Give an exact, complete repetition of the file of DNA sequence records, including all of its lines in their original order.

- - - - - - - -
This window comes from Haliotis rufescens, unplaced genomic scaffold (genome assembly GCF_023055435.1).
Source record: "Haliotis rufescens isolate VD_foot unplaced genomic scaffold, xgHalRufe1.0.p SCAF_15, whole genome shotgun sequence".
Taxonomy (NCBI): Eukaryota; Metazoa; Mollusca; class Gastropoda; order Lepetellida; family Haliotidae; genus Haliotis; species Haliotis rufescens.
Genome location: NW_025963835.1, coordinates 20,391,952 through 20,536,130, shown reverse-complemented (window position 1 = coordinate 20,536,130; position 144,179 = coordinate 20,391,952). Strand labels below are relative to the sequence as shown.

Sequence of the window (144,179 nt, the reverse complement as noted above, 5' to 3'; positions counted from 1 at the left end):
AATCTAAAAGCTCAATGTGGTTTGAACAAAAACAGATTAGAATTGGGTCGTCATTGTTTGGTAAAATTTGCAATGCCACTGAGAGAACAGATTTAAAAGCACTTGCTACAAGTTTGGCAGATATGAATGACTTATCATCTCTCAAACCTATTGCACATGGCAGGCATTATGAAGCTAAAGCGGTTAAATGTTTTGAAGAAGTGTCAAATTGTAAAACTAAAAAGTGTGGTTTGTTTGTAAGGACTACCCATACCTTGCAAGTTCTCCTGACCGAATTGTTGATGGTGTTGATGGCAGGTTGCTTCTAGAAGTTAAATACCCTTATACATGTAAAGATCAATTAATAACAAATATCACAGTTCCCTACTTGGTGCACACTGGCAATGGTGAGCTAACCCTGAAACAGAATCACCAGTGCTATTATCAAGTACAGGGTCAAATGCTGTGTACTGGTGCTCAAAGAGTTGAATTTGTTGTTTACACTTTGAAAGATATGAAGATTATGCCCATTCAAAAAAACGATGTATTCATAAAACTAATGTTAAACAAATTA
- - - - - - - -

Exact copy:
This window comes from Haliotis rufescens, unplaced genomic scaffold (genome assembly GCF_023055435.1).
Source record: "Haliotis rufescens isolate VD_foot unplaced genomic scaffold, xgHalRufe1.0.p SCAF_15, whole genome shotgun sequence".
Taxonomy (NCBI): Eukaryota; Metazoa; Mollusca; class Gastropoda; order Lepetellida; family Haliotidae; genus Haliotis; species Haliotis rufescens.
Genome location: NW_025963835.1, coordinates 20,391,952 through 20,536,130, shown reverse-complemented (window position 1 = coordinate 20,536,130; position 144,179 = coordinate 20,391,952). Strand labels below are relative to the sequence as shown.

Sequence of the window (144,179 nt, the reverse complement as noted above, 5' to 3'; positions counted from 1 at the left end):
AATCTAAAAGCTCAATGTGGTTTGAACAAAAACAGATTAGAATTGGGTCGTCATTGTTTGGTAAAATTTGCAATGCCACTGAGAGAACAGATTTAAAAGCACTTGCTACAAGTTTGGCAGATATGAATGACTTATCATCTCTCAAACCTATTGCACATGGCAGGCATTATGAAGCTAAAGCGGTTAAATGTTTTGAAGAAGTGTCAAATTGTAAAACTAAAAAGTGTGGTTTGTTTGTAAGGACTACCCATACCTTGCAAGTTCTCCTGACCGAATTGTTGATGGTGTTGATGGCAGGTTGCTTCTAGAAGTTAAATACCCTTATACATGTAAAGATCAATTAATAACAAATATCACAGTTCCCTACTTGGTGCACACTGGCAATGGTGAGCTAACCCTGAAACAGAATCACCAGTGCTATTATCAAGTACAGGGTCAAATGCTGTGTACTGGTGCTCAAAGAGTTGAATTTGTTGTTTACACTTTGAAAGATATGAAGATTATGCCCATTCAAAAAAACGATGTATTCATAAAACTAATGTTAAACAAATTA